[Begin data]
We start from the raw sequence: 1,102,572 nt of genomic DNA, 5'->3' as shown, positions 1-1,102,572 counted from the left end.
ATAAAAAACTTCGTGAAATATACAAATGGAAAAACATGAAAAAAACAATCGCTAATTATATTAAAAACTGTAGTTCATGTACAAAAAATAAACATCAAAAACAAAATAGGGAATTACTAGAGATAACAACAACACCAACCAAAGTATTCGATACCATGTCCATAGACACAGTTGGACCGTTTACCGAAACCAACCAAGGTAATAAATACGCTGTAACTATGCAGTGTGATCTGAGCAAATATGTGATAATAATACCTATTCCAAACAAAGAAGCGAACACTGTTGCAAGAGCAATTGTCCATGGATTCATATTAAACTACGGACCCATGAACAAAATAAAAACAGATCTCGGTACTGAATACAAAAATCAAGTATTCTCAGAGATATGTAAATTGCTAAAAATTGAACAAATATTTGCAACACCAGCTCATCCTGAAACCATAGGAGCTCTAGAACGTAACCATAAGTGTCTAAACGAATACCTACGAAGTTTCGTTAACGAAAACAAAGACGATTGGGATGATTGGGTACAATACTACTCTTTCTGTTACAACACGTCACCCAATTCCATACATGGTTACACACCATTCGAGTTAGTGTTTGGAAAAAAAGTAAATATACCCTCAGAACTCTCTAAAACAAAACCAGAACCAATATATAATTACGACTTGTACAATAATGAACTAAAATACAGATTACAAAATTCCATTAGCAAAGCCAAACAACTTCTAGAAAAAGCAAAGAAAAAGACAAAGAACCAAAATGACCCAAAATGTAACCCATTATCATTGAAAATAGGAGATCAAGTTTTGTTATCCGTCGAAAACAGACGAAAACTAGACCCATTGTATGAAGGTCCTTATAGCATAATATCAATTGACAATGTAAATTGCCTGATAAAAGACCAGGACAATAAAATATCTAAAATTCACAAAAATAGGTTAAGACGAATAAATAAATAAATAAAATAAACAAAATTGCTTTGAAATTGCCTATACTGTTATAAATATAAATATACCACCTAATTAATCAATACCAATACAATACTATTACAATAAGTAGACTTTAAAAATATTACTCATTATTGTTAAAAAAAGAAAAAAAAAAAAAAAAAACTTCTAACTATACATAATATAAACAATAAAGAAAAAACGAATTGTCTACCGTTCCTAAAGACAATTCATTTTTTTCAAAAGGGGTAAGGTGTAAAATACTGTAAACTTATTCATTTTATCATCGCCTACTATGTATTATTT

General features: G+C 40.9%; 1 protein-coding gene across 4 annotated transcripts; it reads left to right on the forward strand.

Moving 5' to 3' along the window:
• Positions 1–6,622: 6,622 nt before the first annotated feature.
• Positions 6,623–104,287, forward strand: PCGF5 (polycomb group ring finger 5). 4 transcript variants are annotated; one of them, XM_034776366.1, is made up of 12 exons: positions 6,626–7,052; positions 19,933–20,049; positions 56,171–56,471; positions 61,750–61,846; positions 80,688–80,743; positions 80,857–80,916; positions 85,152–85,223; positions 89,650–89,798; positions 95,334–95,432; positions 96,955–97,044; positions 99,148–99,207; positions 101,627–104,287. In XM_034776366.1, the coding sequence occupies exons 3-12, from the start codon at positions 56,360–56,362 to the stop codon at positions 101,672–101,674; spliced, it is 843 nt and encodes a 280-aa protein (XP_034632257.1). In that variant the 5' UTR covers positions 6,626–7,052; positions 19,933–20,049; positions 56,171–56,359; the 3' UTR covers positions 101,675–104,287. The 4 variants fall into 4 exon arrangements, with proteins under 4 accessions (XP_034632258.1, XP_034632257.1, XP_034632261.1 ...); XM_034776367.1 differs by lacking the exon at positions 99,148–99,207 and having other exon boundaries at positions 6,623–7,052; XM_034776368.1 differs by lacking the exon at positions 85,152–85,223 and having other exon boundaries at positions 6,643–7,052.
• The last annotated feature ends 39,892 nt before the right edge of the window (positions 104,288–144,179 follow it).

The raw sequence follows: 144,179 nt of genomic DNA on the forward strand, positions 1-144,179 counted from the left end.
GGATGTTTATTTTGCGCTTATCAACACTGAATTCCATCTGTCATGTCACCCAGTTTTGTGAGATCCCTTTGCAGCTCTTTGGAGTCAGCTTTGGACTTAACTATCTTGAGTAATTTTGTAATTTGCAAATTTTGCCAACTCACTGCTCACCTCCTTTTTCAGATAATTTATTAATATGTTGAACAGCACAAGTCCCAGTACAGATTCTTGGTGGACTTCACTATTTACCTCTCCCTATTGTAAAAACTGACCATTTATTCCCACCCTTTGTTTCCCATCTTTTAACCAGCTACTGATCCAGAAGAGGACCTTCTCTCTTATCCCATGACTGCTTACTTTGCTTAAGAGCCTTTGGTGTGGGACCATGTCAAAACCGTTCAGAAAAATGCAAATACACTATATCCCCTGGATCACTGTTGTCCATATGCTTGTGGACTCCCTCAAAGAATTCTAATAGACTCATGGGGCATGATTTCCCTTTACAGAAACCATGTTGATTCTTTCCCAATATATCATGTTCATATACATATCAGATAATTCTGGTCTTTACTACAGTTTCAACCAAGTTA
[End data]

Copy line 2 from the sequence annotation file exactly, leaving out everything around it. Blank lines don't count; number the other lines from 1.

ATAAAAAACTTCGTGAAATATACAAATGGAAAAACATGAAAAAAACAATCGCTAATTATATTAAAAACTGTAGTTCATGTACAAAAAATAAACATCAAAAACAAAATAGGGAATTACTAGAGATAACAACAACACCAACCAAAGTATTCGATACCATGTCCATAGACACAGTTGGACCGTTTACCGAAACCAACCAAGGTAATAAATACGCTGTAACTATGCAGTGTGATCTGAGCAAATATGTGATAATAATACCTATTCCAAACAAAGAAGCGAACACTGTTGCAAGAGCAATTGTCCATGGATTCATATTAAACTACGGACCCATGAACAAAATAAAAACAGATCTCGGTACTGAATACAAAAATCAAGTATTCTCAGAGATATGTAAATTGCTAAAAATTGAACAAATATTTGCAACACCAGCTCATCCTGAAACCATAGGAGCTCTAGAACGTAACCATAAGTGTCTAAACGAATACCTACGAAGTTTCGTTAACGAAAACAAAGACGATTGGGATGATTGGGTACAATACTACTCTTTCTGTTACAACACGTCACCCAATTCCATACATGGTTACACACCATTCGAGTTAGTGTTTGGAAAAAAAGTAAATATACCCTCAGAACTCTCTAAAACAAAACCAGAACCAATATATAATTACGACTTGTACAATAATGAACTAAAATACAGATTACAAAATTCCATTAGCAAAGCCAAACAACTTCTAGAAAAAGCAAAGAAAAAGACAAAGAACCAAAATGACCCAAAATGTAACCCATTATCATTGAAAATAGGAGATCAAGTTTTGTTATCCGTCGAAAACAGACGAAAACTAGACCCATTGTATGAAGGTCCTTATAGCATAATATCAATTGACAATGTAAATTGCCTGATAAAAGACCAGGACAATAAAATATCTAAAATTCACAAAAATAGGTTAAGACGAATAAATAAATAAATAAAATAAACAAAATTGCTTTGAAATTGCCTATACTGTTATAAATATAAATATACCACCTAATTAATCAATACCAATACAATACTATTACAATAAGTAGACTTTAAAAATATTACTCATTATTGTTAAAAAAAGAAAAAAAAAAAAAAAAAACTTCTAACTATACATAATATAAACAATAAAGAAAAAACGAATTGTCTACCGTTCCTAAAGACAATTCATTTTTTTCAAAAGGGGTAAGGTGTAAAATACTGTAAACTTATTCATTTTATCATCGCCTACTATGTATTATTT